“One of the things I loved most about UNH Manchester is the sense of community and family I felt there,” she says. “I made friendships with some of the most incredible people I’ve ever met, and because of the small class sizes, I ended up having the same peers in a number of my psychology classes and we all grew incredibly close.”
During her time at UNH Manchester, Beaudoin not only gained lifelong friends, but also “a deeper understanding of the world we live in,” which she says has benefitted her academically and prepared her for her current position as a registered behavior technician for Easterseals in their Autism Services program.
Beaudoin says a range of courses helped give her a holistic perspective of humanity. She credits Dr. Carol Gay's relational violence course for its raw, thought-provoking conversations about difficult topics as well as Dr. Nick Mian's abnormal psychology course in which she learned about a wide variety of mental illnesses and had the opportunity to sit in on clinical rounds in the psychiatric unit at Southern New Hampshire Medical Center.
"In my narrative class with Dr. Barbara Jago, we had the opportunity to write auto-ethnographies about turning points in each of our lives, allowing us to not only gain new understandings of not only each other, but of others with similar stories,” Beaudoin says. “These opportunities to have insightful discussions about very real topics affecting today’s world was by far one of the most meaningful parts of my experience at UNH Manchester.”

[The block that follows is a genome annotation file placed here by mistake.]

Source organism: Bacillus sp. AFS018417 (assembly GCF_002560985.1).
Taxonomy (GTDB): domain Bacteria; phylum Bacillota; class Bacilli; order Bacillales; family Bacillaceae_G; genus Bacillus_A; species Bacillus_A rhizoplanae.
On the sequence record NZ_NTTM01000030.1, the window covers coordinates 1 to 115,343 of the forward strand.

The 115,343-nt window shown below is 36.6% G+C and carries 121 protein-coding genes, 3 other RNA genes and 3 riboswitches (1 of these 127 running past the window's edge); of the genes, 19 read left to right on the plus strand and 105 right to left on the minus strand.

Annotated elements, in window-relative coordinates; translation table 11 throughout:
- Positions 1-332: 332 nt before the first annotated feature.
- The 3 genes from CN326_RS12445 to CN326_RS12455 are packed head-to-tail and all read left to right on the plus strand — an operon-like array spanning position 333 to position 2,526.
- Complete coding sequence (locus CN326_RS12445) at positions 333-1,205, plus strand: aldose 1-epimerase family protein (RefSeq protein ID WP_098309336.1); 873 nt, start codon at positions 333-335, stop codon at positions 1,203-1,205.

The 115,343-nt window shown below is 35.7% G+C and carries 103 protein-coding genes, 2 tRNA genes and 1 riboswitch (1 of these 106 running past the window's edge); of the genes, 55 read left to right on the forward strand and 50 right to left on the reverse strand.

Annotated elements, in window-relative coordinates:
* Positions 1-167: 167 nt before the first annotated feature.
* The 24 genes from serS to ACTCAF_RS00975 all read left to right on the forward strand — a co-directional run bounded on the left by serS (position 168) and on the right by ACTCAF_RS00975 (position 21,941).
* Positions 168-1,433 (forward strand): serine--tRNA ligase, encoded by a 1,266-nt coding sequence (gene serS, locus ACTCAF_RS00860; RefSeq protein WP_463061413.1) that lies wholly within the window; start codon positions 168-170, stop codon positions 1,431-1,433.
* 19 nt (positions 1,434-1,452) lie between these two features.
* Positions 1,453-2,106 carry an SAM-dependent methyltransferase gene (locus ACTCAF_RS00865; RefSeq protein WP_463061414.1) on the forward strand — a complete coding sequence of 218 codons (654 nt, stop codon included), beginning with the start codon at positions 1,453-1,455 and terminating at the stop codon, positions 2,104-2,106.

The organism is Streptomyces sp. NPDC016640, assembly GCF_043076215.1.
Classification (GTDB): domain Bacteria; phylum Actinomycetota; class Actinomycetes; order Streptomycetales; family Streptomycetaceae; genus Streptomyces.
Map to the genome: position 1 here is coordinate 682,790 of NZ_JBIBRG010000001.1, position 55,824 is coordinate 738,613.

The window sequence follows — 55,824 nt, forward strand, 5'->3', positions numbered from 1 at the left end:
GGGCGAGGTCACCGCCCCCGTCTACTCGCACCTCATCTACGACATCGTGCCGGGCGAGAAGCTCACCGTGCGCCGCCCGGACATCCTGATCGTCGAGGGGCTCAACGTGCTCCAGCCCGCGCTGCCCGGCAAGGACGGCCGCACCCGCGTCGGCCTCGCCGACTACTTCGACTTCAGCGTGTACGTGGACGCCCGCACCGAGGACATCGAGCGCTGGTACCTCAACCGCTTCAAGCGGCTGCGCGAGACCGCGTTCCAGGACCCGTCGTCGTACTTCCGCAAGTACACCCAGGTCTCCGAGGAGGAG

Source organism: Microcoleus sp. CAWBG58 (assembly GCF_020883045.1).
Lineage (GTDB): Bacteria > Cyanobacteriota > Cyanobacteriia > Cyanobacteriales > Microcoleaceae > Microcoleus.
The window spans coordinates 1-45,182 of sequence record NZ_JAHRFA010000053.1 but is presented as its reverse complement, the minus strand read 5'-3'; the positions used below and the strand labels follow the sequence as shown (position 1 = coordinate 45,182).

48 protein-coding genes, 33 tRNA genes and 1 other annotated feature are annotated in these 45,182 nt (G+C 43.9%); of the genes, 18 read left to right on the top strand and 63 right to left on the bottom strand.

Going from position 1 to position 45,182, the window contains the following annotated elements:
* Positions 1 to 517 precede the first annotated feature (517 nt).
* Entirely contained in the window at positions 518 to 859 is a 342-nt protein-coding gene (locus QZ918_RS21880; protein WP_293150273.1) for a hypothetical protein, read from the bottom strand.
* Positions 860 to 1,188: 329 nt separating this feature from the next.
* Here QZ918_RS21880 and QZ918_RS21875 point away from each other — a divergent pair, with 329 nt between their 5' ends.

Outside of the classroom, Beaudoin completed an internship at the Manchester-based C.R.E.A.T.E!, the Center for Expressive Arts Therapy and Education, where she had the opportunity to help with a weekly women’s psychodrama trauma group that utilizes art therapy to process their past and present experiences. She also volunteered in the YMCA’s child development center as part of an early childhood education class, allowing her to witness firsthand the growth and development children go through.
“Because of my time at UNH Manchester, I have a deeper understanding and appreciation for the complexity of the human mind and a new understanding of mental illness,” Beaudoin said. “I learned to have confidence in myself and felt well-prepared to go into the workplace and have the peace of mind in knowing that if I ever need future career advice or counseling, I am welcome at any time to reach out to my former professors I cultivated strong relationships with for guidance.”
It’s those relationships with professors Beaudoin encourages all incoming UNH Manchester students to develop.
“All of the professors at UNH Manchester are so experienced in their respective fields and can give you firsthand accounts of what it’s like to work in their fields," she says. "The better they get to know you—what your interests are, your personality—the easier it is for them to help guide you in discovering a career path that best suits you."